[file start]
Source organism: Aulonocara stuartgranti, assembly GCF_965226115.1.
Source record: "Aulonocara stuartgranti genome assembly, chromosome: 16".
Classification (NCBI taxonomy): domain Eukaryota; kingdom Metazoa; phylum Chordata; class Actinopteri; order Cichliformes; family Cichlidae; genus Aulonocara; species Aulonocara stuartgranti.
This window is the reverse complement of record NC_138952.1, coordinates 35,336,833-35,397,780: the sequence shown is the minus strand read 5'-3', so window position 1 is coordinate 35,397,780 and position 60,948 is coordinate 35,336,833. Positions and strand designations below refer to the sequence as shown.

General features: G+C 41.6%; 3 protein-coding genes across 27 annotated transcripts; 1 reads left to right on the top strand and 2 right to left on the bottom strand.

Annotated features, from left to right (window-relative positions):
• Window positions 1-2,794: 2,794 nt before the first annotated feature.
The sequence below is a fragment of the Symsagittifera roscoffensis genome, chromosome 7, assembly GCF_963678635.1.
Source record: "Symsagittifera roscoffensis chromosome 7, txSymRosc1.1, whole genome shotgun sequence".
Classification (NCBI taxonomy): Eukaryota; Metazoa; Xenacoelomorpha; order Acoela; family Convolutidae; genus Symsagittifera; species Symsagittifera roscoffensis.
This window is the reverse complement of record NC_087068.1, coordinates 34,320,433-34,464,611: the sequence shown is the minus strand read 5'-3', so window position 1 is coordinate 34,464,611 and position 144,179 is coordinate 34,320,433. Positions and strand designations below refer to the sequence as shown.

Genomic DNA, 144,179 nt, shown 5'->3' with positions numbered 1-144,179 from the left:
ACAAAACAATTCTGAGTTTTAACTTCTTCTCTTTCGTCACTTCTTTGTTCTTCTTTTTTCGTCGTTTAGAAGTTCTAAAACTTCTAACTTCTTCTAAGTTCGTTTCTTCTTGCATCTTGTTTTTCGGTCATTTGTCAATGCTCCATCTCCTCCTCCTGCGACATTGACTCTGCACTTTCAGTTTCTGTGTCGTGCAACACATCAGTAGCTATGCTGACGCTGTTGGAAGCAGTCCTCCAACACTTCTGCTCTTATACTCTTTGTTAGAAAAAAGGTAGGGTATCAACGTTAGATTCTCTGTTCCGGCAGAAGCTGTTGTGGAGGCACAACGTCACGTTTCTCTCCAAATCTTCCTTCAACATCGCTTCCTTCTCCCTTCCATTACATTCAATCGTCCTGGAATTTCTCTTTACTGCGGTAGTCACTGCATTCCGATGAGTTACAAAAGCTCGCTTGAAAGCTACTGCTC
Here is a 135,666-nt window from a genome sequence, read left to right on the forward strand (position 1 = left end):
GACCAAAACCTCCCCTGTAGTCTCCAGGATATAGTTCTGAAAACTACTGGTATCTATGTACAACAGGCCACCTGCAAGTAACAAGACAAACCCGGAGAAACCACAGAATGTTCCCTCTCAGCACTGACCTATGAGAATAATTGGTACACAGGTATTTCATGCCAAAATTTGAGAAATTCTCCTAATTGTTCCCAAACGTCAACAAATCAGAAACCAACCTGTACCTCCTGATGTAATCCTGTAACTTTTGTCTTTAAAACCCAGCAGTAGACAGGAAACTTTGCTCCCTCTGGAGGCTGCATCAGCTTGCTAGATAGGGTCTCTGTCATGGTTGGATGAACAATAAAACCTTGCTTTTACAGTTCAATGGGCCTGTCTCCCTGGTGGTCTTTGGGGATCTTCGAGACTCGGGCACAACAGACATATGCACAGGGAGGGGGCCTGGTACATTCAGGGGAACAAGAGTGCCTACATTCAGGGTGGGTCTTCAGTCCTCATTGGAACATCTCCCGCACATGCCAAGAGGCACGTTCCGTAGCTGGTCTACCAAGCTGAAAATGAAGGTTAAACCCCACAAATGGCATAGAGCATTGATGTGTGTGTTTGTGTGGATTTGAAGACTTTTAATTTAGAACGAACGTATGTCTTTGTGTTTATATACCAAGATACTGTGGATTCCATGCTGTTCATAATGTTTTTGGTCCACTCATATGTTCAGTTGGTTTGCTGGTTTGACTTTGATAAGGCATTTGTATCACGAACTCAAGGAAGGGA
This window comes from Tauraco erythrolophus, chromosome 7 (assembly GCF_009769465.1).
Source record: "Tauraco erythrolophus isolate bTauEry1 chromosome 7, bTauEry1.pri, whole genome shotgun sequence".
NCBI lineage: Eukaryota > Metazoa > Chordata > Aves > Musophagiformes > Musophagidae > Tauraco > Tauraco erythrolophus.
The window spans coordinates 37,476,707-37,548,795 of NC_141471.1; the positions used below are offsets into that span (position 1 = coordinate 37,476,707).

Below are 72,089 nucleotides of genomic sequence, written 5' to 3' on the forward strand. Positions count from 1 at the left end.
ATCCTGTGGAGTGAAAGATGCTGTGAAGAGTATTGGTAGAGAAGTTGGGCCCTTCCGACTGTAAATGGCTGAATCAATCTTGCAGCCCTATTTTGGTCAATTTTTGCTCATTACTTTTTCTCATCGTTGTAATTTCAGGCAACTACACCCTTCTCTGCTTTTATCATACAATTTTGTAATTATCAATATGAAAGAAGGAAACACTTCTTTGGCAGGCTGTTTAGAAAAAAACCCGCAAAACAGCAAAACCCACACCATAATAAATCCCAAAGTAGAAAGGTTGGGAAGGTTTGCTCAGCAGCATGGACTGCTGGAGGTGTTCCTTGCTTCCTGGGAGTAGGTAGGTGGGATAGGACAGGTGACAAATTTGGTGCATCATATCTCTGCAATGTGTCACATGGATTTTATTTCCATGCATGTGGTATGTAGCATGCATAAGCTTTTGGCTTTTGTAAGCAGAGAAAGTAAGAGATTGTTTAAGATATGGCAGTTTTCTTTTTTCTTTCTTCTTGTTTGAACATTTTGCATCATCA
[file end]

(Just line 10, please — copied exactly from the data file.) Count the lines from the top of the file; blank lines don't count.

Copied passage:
Classification (NCBI taxonomy): Eukaryota; Metazoa; Xenacoelomorpha; order Acoela; family Convolutidae; genus Symsagittifera; species Symsagittifera roscoffensis.